Wednesday 27 April 2016

Bone Gap by Laura Ruby: reviewed by Sarah Hammond

Laura Ruby’s teen novel is set in Bone Gap in rural Illinois, a place that everyone knows "had gaps just wide enough for people to slip through, or slip away, leaving only their stories behind."  Brothers Finn and Sean are only too aware of people slipping away: their father died, their mother ran away to Oregon with an orthodontist leaving them to fend for themselves, and the story begins just after Roza, Sean’s beautiful girlfriend, is kidnapped by a mysterious man at a local fair. 

Finn is the only witness to the disappearance of Roza, but his description of the alleged kidnapper as moving "like a cornstalk in the wind" is frustratingly inadequate. The searches reveal nothing. Roza becomes another person who is lost through the gaps, leaving a rift between the two brothers behind her. 

Yet just as we gradually learn that neither Finn’s strange vagueness, nor the odd disappearances in Bone Gap are quite what they seem, neither is the novel itself. Although we follow the vivid, realistic, well-drawn lives of the people of small-town America —  the local eccentrics, the sassy beekeeper, the bullies —  another story begins too. This story reveals Roza, trapped in an increasingly fairy-tale-like world by her strange captor and desperate to find her way home. 

And this magical world begins to spill into Bone Gap. A black racehorse appears at Finn’s house without explanation, taking him on rides through unrecognisable landscapes, over strange cliffs in the middle of cornfields. We begin to notice subtle sprinklings of Greek mythology. Roza’s garden wilts and dies in her absence. When Demeter’s daughter, Persephone, was dragged by Hades to the underworld against her will, didn’t Demeter let the world go barren in her absence? Didn’t Demeter also take the form of a black-winged mare?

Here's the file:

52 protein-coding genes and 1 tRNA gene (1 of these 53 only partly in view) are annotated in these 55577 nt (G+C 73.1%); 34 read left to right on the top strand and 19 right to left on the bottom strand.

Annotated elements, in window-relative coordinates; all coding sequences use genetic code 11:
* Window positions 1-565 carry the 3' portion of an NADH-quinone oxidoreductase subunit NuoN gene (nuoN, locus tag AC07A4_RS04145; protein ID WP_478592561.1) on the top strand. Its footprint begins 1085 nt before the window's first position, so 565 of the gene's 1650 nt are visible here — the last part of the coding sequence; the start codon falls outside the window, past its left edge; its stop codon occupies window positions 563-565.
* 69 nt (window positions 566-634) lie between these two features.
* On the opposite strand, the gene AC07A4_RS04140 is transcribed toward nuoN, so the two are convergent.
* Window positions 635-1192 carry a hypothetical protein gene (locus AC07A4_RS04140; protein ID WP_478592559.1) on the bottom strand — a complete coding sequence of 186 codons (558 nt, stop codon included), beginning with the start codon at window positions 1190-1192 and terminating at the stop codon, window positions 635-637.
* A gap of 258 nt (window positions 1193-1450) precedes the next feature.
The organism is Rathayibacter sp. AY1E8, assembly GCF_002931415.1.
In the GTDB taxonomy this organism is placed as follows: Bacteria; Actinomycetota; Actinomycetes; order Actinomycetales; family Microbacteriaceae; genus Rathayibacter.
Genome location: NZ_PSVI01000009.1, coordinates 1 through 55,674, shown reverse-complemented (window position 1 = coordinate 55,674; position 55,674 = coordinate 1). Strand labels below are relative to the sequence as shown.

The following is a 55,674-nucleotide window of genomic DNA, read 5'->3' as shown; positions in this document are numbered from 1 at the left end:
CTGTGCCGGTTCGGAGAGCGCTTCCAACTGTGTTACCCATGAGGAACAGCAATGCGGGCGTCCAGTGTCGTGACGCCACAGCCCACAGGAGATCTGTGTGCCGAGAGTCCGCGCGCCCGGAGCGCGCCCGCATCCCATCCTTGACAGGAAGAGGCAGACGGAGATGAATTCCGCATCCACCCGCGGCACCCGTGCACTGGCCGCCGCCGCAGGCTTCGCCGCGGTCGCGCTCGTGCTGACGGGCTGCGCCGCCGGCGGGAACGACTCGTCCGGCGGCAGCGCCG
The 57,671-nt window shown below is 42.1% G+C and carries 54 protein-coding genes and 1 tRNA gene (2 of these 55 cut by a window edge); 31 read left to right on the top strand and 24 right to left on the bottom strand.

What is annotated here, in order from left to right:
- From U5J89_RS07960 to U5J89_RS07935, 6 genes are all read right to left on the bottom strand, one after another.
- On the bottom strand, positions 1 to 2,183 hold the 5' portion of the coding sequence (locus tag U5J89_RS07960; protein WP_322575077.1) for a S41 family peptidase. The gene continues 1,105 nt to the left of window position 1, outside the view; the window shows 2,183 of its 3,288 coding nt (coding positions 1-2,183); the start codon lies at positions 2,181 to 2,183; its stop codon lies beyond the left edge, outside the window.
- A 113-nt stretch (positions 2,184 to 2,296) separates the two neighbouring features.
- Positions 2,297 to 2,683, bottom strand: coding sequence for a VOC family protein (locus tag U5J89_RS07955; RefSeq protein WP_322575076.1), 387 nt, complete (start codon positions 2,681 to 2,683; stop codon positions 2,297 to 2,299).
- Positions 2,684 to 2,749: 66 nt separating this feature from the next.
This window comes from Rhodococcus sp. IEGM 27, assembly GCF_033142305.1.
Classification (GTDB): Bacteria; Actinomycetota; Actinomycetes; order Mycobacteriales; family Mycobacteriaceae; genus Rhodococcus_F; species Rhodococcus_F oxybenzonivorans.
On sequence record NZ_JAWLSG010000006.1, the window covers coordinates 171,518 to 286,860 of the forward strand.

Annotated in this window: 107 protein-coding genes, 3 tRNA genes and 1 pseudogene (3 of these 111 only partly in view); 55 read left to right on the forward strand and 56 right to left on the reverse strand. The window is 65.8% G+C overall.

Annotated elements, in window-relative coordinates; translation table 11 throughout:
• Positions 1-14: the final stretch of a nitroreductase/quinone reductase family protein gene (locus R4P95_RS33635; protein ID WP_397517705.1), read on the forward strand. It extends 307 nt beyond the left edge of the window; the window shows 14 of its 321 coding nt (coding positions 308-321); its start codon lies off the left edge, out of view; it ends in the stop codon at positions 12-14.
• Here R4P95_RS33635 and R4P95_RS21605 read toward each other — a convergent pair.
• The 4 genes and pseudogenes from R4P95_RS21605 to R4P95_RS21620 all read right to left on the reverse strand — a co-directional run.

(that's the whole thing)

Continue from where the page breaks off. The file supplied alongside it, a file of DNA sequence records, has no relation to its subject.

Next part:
Other questions emerge, too. How important is beauty? Petey, Finn’s new girlfriend, is seen as conventionally ugly yet Finn does not notice. Some of my favourite scenes show the pair falling in love, making up increasingly ridiculous college essays “Describe someone who has had the biggest impact on your life using only adverbs”, “Tell us how you feel about Thursday - is it better or worse than Tuesday?” Roza is kidnapped for her beauty, yet this is not how Finn ultimately recognises her, and Sean’s first drawing of his girlfriend was of her hands. 

And what of abandonment? Who is at fault when someone leaves? Alongside the mysterious story of Roza's abduction, many characters are alone or have missing family members. In learning to heal and move forwards, who rescues whom? 

Bone Gap won the 2016 Printz Award for Excellence in Young Adult Literature in the U.S. and was published in the U.K. in April 2016. It is a well-written, thought-provoking novel that encompasses realism and myth, changes in worldview, abandonment and rescue, and, ultimately, questions how we see those we love.


Laura Ruby writes fiction for adults, teens and children. She is the author of the newly-released YA novel Bone Gap as well as the Edgar-nominated children's mystery Lily's Ghosts, the ALA Quick Pick for teens Good Girls (2006), a collection of interconnected short stories about blended families for adults, I'm not Julia Roberts (2007), and the forthcoming middle-grade trilogy York. She is on the faculty of Hamline University's Masters in Writing for Children Program. She makes her home in the Chicago area. 

You can find her online at:

twitter: @thatlauraruby


Sarah Hammond is a writer for young people. She has published a picture book, Mine!, and a teen novel, The Night Sky in my Head, which was short-listed for four awards in the UK. She is a Brit abroad, now living happily in Chicago, with strong ties to the UK which regularly pull her back across the Pond.

You can find her online at:

facebook: SarahHammondAuthorPage

twitter: @SarahHammond9


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